The road taken when trying to become a parent is already long enough. You weigh this and that — a new house or a child? My wedding or the birth of someone greater than a piece of paper from the state? Cloth or disposable diapers, when should I start stocking up on either? And then there’s fertility: even if everything checks out fine, you still have a 20% chance of conceiving a child each month.
I was lucky, if you can say that. I found out I was pregnant after my fiancé lost the job he loved for ten years and gained a job he’s been more than complacent with. I took a pregnancy test before heading to work and watched it develop a positive on the counter. I debated texting him immediately and instead decided to wait until payday so I could buy a cute onesie or a blue or pink tie for him to wear to work. But the morning of, I started to bleed heavy thick and red, and I knew it was done. As much as I wanted to build a memorial for the child we lost, I knew there would be many more along the way.
So I did what many women do: I talked to my mother. We spoke for an hour about her six years trying to have me, and she compared it to my one. We talked about how we both can’t stand to look at our pregnant friends, especially when they say it was a complete accident or a surprise, and how even touching a newborn brings us to tears of failure and regret.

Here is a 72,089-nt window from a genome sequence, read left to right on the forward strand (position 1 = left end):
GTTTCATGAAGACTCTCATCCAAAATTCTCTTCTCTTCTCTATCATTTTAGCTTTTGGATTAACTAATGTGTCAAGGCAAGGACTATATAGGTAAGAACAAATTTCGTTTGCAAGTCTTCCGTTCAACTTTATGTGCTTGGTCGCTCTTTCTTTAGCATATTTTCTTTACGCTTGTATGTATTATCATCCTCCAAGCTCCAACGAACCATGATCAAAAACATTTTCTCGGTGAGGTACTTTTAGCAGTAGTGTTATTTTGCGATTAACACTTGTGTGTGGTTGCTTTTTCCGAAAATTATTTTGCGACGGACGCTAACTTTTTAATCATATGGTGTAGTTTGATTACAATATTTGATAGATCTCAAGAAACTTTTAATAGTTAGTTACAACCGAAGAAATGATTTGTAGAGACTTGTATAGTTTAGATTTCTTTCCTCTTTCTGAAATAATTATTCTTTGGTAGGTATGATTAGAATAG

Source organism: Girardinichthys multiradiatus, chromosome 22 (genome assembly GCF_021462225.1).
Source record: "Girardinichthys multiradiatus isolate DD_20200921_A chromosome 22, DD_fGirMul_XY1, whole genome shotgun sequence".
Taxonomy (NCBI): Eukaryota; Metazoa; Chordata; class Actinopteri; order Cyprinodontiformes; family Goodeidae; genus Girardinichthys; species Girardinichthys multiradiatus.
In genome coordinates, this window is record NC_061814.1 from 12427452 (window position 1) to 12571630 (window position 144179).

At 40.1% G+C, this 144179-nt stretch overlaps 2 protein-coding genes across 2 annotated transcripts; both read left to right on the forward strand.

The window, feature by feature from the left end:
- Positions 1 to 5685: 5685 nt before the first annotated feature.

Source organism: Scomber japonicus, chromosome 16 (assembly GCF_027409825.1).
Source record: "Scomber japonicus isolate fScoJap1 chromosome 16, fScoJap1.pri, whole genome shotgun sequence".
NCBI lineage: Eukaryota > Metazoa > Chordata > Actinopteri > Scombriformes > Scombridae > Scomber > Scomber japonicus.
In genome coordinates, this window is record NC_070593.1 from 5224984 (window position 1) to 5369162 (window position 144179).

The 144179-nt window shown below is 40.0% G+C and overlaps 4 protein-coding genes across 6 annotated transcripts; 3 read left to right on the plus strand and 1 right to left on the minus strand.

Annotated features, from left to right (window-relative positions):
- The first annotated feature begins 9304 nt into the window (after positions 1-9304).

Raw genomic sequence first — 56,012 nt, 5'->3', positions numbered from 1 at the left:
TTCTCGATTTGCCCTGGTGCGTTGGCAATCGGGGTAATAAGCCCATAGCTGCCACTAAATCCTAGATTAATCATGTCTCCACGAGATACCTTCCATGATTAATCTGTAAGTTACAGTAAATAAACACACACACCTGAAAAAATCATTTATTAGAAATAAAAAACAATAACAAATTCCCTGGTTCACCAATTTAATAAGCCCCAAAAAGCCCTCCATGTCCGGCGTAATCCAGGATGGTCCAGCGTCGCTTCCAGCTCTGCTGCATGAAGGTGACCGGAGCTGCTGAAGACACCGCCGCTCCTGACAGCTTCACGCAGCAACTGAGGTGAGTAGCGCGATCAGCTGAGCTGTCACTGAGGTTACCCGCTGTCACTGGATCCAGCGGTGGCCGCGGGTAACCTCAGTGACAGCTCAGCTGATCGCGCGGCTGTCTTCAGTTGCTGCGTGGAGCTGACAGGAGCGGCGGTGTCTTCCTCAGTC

We talked about how we feel betrayed by our own bodies.
I should be holding my stomach and feeling her settle into my pelvis. I should be putting together a nursery, or arranging the furniture. I want to be able to stock up on the things I need like diapers, bottles, formulas, and clothes. I should have been getting ready to have a child on Thanksgiving day, and not waking up crying because the kicks I felt weren’t real. I should finally realize that the baby I imagine who needs me so much is in reality the neighbor’s newborn son who sleeps in a room next to our apartment.
I don’t want to go through IVF. I don’t want to go on Clomid. I don’t want to have to be poked and prodded and testing like some kind of show and tell mare. I refuse to turn my walls into piles of charts with temperatures and cervical positions/mucus. I really don’t want anything to interfere with my pregnancy except for nature and I don’t understand what is so wrong about that.
There is something my mother did tell me, though. Something that struck close to my heart as a slightly hefty girl:
“Every mother has stretchmarks, right? They are like little badges of motherhood. Consider yours a badge of the awesome mother you’re going to become and wear them with pride.”
So although I may never meet my child in this life, although I may never hold her close, read her a story and tuck her into bed while telling her how much I love and care for her, I know she has in the long run made me a better mother by far.